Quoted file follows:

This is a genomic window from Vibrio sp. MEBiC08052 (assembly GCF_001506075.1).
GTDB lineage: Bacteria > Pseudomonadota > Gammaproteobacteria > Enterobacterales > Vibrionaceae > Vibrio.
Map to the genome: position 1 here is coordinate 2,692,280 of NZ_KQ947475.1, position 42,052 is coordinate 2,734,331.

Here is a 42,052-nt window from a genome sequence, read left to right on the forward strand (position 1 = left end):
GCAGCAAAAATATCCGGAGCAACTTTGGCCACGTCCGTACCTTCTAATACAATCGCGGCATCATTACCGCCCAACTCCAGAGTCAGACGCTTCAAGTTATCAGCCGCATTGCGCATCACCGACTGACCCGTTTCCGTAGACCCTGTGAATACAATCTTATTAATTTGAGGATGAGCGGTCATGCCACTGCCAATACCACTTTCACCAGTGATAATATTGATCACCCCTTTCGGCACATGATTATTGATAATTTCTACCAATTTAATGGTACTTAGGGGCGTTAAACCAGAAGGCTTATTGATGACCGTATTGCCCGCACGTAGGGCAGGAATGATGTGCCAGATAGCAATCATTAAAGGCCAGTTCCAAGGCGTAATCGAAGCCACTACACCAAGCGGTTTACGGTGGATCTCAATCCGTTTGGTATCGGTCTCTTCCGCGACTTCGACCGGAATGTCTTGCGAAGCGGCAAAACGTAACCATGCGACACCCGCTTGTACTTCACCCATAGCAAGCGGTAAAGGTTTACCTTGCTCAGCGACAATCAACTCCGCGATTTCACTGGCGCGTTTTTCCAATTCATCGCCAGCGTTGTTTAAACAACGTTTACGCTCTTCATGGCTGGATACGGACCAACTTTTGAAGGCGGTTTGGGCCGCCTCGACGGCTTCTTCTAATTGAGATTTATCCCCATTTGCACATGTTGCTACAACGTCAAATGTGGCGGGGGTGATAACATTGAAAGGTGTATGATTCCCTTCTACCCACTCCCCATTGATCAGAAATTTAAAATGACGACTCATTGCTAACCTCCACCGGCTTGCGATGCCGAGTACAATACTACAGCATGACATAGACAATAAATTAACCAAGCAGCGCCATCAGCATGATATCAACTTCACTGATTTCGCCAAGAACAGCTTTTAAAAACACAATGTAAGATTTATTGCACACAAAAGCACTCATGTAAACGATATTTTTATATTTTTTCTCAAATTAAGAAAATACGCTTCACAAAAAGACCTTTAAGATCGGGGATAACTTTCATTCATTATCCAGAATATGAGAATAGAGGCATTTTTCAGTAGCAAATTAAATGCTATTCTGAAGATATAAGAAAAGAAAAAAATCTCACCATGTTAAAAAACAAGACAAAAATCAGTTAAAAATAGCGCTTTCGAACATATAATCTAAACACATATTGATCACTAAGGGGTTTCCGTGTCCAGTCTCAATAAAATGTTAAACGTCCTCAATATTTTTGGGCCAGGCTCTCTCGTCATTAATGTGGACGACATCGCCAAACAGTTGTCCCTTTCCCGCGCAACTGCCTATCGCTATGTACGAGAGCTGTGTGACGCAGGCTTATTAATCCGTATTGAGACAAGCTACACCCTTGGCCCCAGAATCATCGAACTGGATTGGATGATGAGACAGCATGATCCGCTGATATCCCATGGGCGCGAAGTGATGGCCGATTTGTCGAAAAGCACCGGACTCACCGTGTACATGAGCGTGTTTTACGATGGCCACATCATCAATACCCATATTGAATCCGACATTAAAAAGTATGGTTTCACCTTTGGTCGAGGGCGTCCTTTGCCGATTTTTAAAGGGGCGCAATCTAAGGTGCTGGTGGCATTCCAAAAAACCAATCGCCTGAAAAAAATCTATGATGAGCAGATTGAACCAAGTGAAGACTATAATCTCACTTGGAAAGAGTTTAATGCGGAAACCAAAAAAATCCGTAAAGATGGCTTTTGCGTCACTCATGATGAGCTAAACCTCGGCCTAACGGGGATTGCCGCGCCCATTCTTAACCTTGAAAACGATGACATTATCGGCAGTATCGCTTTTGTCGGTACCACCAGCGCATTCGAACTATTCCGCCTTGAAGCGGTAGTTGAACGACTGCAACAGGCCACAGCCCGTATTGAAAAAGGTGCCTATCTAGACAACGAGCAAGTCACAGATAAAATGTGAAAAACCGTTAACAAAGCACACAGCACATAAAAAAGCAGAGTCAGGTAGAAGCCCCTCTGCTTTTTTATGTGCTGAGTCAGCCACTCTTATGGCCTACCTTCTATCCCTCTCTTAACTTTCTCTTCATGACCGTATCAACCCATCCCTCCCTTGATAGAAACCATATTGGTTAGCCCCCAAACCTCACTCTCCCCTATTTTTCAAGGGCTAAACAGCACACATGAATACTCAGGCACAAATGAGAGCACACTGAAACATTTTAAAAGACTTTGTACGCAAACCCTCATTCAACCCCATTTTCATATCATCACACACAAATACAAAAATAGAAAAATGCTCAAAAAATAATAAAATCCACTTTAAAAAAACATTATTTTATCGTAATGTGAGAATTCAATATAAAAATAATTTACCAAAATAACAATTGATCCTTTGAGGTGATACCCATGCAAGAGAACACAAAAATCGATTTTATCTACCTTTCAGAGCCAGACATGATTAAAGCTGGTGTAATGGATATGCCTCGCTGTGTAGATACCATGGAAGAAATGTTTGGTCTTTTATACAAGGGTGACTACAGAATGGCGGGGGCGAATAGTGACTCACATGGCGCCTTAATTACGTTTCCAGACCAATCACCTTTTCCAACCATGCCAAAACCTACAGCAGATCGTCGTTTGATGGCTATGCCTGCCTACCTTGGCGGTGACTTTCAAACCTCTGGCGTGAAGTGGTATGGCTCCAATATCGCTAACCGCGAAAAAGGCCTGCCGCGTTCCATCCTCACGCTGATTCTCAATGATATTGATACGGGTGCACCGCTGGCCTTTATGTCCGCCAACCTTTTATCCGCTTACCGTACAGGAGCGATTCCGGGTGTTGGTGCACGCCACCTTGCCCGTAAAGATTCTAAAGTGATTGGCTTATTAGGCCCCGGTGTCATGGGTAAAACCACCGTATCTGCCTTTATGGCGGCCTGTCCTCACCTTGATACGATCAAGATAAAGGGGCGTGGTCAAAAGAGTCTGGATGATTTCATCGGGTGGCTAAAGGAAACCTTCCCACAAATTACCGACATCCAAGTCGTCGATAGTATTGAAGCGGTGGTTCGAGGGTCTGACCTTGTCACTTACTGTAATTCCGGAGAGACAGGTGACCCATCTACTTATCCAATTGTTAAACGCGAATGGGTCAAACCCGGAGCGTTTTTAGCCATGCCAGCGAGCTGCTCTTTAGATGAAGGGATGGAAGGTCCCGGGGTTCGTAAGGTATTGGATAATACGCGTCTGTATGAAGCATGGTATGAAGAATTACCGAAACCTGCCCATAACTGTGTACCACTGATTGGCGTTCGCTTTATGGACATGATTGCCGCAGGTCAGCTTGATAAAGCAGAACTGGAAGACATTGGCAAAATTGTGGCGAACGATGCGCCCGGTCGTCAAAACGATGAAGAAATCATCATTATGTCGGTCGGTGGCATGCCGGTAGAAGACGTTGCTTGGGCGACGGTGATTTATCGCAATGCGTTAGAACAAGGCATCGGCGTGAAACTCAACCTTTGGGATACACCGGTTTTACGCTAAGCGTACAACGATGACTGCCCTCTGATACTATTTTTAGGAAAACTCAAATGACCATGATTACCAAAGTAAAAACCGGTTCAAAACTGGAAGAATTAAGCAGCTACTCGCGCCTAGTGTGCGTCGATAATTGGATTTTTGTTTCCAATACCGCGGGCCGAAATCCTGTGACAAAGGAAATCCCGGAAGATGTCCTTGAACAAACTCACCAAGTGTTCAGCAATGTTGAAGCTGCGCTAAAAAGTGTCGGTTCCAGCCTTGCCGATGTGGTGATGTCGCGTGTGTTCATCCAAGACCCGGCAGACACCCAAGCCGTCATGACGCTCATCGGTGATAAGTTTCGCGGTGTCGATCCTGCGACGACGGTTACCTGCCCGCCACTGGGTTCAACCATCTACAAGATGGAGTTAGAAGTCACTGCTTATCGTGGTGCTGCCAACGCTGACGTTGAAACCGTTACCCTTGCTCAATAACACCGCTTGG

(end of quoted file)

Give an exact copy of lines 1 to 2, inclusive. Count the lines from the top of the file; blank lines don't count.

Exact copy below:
This is a genomic window from Vibrio sp. MEBiC08052 (assembly GCF_001506075.1).
GTDB lineage: Bacteria > Pseudomonadota > Gammaproteobacteria > Enterobacterales > Vibrionaceae > Vibrio.